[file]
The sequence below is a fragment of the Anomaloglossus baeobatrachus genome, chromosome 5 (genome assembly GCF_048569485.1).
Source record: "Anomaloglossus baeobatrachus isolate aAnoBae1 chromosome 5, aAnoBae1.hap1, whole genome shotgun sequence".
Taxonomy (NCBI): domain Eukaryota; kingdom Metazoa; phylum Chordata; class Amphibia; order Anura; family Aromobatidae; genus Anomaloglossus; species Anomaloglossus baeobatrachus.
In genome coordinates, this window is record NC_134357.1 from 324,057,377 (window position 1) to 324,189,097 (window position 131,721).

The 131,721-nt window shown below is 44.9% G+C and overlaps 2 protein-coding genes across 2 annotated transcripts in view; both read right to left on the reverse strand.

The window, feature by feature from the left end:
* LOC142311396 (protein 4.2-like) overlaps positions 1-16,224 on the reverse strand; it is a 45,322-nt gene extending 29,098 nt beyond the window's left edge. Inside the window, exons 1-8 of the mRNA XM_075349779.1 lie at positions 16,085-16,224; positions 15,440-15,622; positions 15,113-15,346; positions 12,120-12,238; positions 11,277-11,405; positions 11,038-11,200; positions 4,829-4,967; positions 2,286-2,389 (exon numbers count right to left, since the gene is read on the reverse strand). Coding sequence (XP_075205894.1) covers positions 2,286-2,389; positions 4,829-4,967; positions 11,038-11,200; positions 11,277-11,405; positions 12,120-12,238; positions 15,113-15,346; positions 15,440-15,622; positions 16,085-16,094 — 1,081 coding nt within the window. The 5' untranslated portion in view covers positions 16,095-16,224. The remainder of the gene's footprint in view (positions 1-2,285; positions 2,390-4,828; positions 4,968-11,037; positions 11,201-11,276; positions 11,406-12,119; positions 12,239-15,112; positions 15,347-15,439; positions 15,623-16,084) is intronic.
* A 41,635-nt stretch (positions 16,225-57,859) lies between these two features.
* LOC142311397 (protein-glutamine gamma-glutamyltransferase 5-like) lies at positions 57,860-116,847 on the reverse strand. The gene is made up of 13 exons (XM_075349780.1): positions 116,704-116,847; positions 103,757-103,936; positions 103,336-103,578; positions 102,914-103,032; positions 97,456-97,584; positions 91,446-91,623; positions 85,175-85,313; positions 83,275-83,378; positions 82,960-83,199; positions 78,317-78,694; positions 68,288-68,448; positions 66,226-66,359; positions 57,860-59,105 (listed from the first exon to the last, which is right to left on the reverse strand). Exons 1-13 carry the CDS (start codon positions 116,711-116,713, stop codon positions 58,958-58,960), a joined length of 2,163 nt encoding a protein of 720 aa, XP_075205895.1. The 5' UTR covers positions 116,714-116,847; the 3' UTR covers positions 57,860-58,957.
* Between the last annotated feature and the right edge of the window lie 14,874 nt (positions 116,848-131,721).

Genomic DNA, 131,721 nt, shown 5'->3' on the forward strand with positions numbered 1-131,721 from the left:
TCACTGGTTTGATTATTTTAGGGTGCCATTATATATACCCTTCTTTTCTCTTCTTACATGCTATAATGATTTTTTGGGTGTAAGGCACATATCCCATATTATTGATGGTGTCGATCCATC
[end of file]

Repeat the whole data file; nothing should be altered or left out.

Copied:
The sequence below is a fragment of the Anomaloglossus baeobatrachus genome, chromosome 5 (genome assembly GCF_048569485.1).
Source record: "Anomaloglossus baeobatrachus isolate aAnoBae1 chromosome 5, aAnoBae1.hap1, whole genome shotgun sequence".
Taxonomy (NCBI): domain Eukaryota; kingdom Metazoa; phylum Chordata; class Amphibia; order Anura; family Aromobatidae; genus Anomaloglossus; species Anomaloglossus baeobatrachus.
In genome coordinates, this window is record NC_134357.1 from 324,057,377 (window position 1) to 324,189,097 (window position 131,721).

The 131,721-nt window shown below is 44.9% G+C and overlaps 2 protein-coding genes across 2 annotated transcripts in view; both read right to left on the reverse strand.

The window, feature by feature from the left end:
* LOC142311396 (protein 4.2-like) overlaps positions 1-16,224 on the reverse strand; it is a 45,322-nt gene extending 29,098 nt beyond the window's left edge. Inside the window, exons 1-8 of the mRNA XM_075349779.1 lie at positions 16,085-16,224; positions 15,440-15,622; positions 15,113-15,346; positions 12,120-12,238; positions 11,277-11,405; positions 11,038-11,200; positions 4,829-4,967; positions 2,286-2,389 (exon numbers count right to left, since the gene is read on the reverse strand). Coding sequence (XP_075205894.1) covers positions 2,286-2,389; positions 4,829-4,967; positions 11,038-11,200; positions 11,277-11,405; positions 12,120-12,238; positions 15,113-15,346; positions 15,440-15,622; positions 16,085-16,094 — 1,081 coding nt within the window. The 5' untranslated portion in view covers positions 16,095-16,224. The remainder of the gene's footprint in view (positions 1-2,285; positions 2,390-4,828; positions 4,968-11,037; positions 11,201-11,276; positions 11,406-12,119; positions 12,239-15,112; positions 15,347-15,439; positions 15,623-16,084) is intronic.
* A 41,635-nt stretch (positions 16,225-57,859) lies between these two features.
* LOC142311397 (protein-glutamine gamma-glutamyltransferase 5-like) lies at positions 57,860-116,847 on the reverse strand. The gene is made up of 13 exons (XM_075349780.1): positions 116,704-116,847; positions 103,757-103,936; positions 103,336-103,578; positions 102,914-103,032; positions 97,456-97,584; positions 91,446-91,623; positions 85,175-85,313; positions 83,275-83,378; positions 82,960-83,199; positions 78,317-78,694; positions 68,288-68,448; positions 66,226-66,359; positions 57,860-59,105 (listed from the first exon to the last, which is right to left on the reverse strand). Exons 1-13 carry the CDS (start codon positions 116,711-116,713, stop codon positions 58,958-58,960), a joined length of 2,163 nt encoding a protein of 720 aa, XP_075205895.1. The 5' UTR covers positions 116,714-116,847; the 3' UTR covers positions 57,860-58,957.
* Between the last annotated feature and the right edge of the window lie 14,874 nt (positions 116,848-131,721).

Genomic DNA, 131,721 nt, shown 5'->3' on the forward strand with positions numbered 1-131,721 from the left:
TCACTGGTTTGATTATTTTAGGGTGCCATTATATATACCCTTCTTTTCTCTTCTTACATGCTATAATGATTTTTTGGGTGTAAGGCACATATCCCATATTATTGATGGTGTCGATCCATC